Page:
VIEW FROM PAGODA HILL

In this story based on the author’s family history, a girl struggles to figure out where she belongs.

Born to a White American father and a Chinese mother, 12-year-old Ning feels out of place in 1878 Shanghai. Her hair is dark brown rather than black, she has green eyes, and her feet are not bound—uncommon given her age and affluent family background—all things that mark her as unattractive. Having never met her father and with her affection rebuffed by her mother, Ning finds friendship and support from Number One Boy, her mother’s servant. When the local matchmaker declares it will be impossible for her to make a decent marriage, Ning’s mother desperately arranges for Ning’s father to come. They agree to send her to live with her grandparents in upstate New York. Once there, Ning, now renamed “Neenah,” struggles with racism, identity, and lacking a sense of belonging. MacColl weaves an intriguing narrative inspired by the life of her great-great-grandmother. However, Chinese cultural cues are filtered through an American perspective, resulting in Ning’s mother’s being portrayed as unfeeling. Shocking and harsh racist remarks and encounters Neenah has in the U.S. are appropriate to the time, but young readers would have benefited from having them explained explicitly.

An intriguing tale. (author's note, picture credits) (Historical fiction. 9-12)

Pub Date: April 6, 2021

ISBN: 978-1-62979-782-3

Page Count: 360

Publisher: Calkins Creek/Boyds Mills

Review Posted Online: Jan. 26, 2021

Kirkus Reviews Issue: Feb. 15, 2021

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NIGHTBIRD

There’s a monster in Sidwell, Massachusetts, that can only be seen at night or, as Twig reveals, if passersby are near her house.

It’s her older brother, James, born with wings just like every male in the Fowler line for the last 200 years. They were cursed by the Witch of Sidwell, left brokenhearted by their forebear Lowell Fowler. Twig and James are tired of the secret and self-imposed isolation. Lonely Twig narrates, bringing the small town and its characters to life, intertwining events present and past, and describing the effects of the spell on her fractured family’s daily life. Longing for some normalcy and companionship, she befriends new-neighbor Julia while James falls in love with Julia’s sister, Agate—only to learn they are descendants of the Witch. James and Agate seem as star-crossed as their ancestors, especially when the townspeople attribute a spate of petty thefts and graffiti protesting the development of the woods to the monster and launch a hunt. The mix of romance and magic is irresistible and the tension, compelling. With the help of friends and through a series of self-realizations and discoveries, Twig grows more self-assured. She is certain she knows how to change the curse. In so doing, Twig not only changes James’ fate, but her own, for the first time feeling the fullness of family, friends and hope for the future.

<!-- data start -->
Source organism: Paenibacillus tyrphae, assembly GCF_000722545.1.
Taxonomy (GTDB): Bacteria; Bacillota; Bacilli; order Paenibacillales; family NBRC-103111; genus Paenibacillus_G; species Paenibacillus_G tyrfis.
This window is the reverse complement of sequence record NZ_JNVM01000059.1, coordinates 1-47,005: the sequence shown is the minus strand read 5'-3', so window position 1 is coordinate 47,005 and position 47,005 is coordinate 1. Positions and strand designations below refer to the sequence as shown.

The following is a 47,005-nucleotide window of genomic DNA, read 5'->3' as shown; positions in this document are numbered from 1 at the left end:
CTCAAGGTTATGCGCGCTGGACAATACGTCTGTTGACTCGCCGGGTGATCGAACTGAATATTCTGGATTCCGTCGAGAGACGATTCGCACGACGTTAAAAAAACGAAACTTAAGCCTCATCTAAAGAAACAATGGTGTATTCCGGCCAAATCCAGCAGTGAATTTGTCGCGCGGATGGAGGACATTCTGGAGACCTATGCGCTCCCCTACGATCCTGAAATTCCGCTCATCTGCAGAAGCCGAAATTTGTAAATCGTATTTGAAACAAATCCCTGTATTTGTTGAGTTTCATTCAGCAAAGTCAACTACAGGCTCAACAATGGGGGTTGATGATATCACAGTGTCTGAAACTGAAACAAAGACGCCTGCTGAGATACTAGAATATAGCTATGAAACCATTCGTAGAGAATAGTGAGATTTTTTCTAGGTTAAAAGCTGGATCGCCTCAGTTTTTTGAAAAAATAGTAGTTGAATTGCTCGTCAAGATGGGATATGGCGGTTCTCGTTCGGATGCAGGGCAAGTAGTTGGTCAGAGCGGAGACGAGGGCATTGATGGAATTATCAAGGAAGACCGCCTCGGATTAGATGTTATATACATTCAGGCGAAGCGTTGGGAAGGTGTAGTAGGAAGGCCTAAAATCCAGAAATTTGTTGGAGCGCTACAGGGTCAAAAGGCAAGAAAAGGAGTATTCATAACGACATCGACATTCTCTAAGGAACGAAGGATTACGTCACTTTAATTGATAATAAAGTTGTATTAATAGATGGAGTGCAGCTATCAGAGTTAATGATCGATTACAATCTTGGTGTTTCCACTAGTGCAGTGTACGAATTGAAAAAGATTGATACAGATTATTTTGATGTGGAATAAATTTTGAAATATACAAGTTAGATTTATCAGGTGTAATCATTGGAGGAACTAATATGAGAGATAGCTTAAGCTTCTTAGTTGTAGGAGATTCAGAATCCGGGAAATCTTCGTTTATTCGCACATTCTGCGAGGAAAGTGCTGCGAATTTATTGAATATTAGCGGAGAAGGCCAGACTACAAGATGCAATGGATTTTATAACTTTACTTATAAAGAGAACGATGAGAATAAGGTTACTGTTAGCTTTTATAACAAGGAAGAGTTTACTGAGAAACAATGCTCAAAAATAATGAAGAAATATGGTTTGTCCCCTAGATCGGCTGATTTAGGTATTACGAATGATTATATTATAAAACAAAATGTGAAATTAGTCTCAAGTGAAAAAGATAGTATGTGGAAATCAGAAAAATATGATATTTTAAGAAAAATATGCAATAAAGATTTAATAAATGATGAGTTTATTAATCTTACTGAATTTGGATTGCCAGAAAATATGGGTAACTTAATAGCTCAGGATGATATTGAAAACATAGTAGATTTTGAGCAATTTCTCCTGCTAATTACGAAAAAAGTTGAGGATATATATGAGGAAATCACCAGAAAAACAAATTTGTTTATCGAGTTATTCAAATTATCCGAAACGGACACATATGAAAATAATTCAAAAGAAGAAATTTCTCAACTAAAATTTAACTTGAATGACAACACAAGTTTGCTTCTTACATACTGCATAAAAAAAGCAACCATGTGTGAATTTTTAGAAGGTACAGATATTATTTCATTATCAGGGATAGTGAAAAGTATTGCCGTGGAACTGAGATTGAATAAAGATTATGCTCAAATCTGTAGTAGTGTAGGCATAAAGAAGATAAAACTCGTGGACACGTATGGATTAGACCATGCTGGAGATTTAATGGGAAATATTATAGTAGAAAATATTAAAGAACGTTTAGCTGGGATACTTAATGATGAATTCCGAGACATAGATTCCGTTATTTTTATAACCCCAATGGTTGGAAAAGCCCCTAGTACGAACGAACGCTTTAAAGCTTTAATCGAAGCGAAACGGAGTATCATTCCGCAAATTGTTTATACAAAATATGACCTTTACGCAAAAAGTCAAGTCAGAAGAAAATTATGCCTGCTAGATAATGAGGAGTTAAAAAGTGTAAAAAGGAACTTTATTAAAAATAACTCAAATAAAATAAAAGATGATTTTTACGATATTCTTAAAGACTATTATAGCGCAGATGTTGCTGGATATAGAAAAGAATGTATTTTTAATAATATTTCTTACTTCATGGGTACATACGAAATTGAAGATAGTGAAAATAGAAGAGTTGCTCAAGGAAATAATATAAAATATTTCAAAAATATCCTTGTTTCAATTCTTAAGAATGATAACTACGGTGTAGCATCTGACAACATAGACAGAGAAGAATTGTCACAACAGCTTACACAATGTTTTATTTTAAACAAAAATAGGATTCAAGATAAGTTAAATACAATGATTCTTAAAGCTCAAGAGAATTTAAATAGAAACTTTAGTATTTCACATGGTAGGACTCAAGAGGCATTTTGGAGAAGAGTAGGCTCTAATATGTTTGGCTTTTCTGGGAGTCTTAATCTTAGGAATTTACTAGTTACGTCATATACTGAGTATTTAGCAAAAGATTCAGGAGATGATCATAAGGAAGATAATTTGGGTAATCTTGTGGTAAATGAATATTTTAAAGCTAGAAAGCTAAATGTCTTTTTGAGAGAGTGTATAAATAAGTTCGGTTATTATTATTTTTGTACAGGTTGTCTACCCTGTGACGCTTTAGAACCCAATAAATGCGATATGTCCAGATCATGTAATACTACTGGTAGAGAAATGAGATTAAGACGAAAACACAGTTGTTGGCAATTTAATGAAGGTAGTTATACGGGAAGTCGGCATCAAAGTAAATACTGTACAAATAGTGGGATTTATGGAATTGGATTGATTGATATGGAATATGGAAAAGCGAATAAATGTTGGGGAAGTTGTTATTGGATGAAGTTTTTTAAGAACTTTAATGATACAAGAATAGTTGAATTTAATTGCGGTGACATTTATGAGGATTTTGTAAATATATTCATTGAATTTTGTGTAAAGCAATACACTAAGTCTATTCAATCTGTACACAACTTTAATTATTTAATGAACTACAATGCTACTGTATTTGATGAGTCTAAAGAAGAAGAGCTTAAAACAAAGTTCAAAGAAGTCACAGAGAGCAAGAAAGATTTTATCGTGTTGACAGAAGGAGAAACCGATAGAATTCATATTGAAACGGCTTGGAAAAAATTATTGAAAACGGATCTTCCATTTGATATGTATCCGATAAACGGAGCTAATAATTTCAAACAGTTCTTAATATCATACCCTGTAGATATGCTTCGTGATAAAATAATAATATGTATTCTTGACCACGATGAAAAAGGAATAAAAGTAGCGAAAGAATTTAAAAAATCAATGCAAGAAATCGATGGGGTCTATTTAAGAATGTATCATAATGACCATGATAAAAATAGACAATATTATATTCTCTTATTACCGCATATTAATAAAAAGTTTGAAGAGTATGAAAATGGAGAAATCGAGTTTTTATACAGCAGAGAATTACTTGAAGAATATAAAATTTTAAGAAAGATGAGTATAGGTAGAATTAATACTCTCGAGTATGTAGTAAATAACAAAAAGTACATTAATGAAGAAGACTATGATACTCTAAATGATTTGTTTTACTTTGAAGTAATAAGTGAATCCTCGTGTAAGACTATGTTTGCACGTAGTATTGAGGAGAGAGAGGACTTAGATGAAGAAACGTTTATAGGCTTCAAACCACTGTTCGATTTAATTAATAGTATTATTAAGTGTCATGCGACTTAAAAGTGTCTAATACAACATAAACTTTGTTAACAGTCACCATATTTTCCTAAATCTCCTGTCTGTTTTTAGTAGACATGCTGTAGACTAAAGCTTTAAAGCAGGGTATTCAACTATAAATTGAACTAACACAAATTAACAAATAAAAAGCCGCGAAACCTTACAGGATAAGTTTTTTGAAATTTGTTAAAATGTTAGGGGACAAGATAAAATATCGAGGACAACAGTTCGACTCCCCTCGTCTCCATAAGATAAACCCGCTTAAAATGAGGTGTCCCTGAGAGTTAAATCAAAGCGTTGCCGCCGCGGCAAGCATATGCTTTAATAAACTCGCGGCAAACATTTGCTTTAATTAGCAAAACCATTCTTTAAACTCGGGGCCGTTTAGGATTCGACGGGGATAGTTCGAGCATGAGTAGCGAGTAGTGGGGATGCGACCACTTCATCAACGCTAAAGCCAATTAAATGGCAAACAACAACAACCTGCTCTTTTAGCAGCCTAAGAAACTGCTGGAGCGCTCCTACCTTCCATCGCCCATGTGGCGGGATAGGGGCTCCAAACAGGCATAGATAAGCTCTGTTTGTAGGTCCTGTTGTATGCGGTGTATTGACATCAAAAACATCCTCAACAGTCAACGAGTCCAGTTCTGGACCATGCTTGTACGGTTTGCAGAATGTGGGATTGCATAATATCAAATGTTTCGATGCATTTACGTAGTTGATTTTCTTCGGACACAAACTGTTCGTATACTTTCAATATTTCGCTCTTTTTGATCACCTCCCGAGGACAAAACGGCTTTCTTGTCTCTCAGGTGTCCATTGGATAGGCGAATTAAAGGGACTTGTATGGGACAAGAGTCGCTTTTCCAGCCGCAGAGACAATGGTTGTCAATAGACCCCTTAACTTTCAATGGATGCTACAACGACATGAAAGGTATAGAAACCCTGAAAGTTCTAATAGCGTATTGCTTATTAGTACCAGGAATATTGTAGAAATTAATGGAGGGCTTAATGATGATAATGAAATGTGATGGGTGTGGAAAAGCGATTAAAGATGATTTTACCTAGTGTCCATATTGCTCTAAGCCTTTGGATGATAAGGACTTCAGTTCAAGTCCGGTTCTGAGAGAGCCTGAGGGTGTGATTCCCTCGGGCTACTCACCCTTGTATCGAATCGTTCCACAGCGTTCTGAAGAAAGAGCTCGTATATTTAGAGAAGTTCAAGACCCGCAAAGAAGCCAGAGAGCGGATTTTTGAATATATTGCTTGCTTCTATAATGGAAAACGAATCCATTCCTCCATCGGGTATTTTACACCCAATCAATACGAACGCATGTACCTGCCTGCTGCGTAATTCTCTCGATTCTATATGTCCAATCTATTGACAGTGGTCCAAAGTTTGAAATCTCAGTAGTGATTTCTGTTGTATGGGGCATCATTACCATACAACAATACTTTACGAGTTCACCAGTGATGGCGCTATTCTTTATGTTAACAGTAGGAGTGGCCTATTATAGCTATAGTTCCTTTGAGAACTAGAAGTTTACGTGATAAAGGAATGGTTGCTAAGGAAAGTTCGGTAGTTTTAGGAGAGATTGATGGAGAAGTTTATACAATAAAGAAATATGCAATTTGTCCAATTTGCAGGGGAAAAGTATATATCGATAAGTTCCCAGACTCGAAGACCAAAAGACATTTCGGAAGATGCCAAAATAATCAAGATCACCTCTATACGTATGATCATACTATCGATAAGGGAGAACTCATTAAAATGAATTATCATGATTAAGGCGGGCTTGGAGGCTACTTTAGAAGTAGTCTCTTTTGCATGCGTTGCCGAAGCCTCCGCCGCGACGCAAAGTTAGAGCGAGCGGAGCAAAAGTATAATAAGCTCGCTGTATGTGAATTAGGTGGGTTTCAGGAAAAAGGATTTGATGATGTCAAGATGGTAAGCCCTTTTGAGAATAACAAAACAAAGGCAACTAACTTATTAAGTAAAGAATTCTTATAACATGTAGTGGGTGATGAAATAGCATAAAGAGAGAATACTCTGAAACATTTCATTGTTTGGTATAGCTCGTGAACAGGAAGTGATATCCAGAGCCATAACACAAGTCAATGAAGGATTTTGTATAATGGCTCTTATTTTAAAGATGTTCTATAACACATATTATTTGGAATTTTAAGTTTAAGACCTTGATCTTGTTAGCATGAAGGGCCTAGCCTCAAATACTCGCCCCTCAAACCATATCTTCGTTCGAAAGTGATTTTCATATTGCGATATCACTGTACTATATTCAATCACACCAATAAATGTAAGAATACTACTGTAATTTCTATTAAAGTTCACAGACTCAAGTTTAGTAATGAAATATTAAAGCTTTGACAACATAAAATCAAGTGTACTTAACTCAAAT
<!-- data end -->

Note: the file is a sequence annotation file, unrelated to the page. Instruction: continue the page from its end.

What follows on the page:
Enchanting. (Magical realism. 9-12)

Pub Date: March 10, 2015

ISBN: 978-0-385-38958-7

Page Count: 208

Publisher: Wendy Lamb/Random

Review Posted Online: Dec. 22, 2014

Kirkus Reviews Issue: Jan. 1, 2015

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A deftly told story that dramatizes how Danes appointed themselves bodyguards—not only for their king, who was in the habit...

NUMBER THE STARS

The author of the Anastasia books as well as more serious fiction (Rabble Starkey, 1987) offers her first historical fiction—a story about the escape of the Jews from Denmark in 1943.

Five years younger than Lisa in Carol Matas' Lisa's War (1989), Annemarie Johansen has, at 10, known three years of Nazi occupation. Though ever cautious and fearful of the ubiquitous soldiers, she is largely unaware of the extent of the danger around her; the Resistance kept even its participants safer by telling them as little as possible, and Annemarie has never been told that her older sister Lise died in its service. When the Germans plan to round up the Jews, the Johansens take in Annemarie's friend, Ellen Rosen, and pretend she is their daughter; later, they travel to Uncle Hendrik's house on the coast, where the Rosens and other Jews are transported by fishing boat to Sweden. Apart from Lise's offstage death, there is little violence here; like Annemarie, the reader is protected from the full implications of events—but will be caught up in the suspense and menace of several encounters with soldiers and in Annemarie's courageous run as courier on the night of the escape. The book concludes with the Jews' return, after the war, to homes well kept for them by their neighbors.

A deftly told story that dramatizes how Danes appointed themselves bodyguards—not only for their king, who was in the habit of riding alone in Copenhagen, but for their Jews. (Historical fiction. 9-12)

Pub Date: April 1, 1989

ISBN: 0547577095

Page Count: 156

Publisher: Houghton Mifflin

Review Posted Online: Oct. 17, 2011

Kirkus Reviews Issue: March 15, 1989

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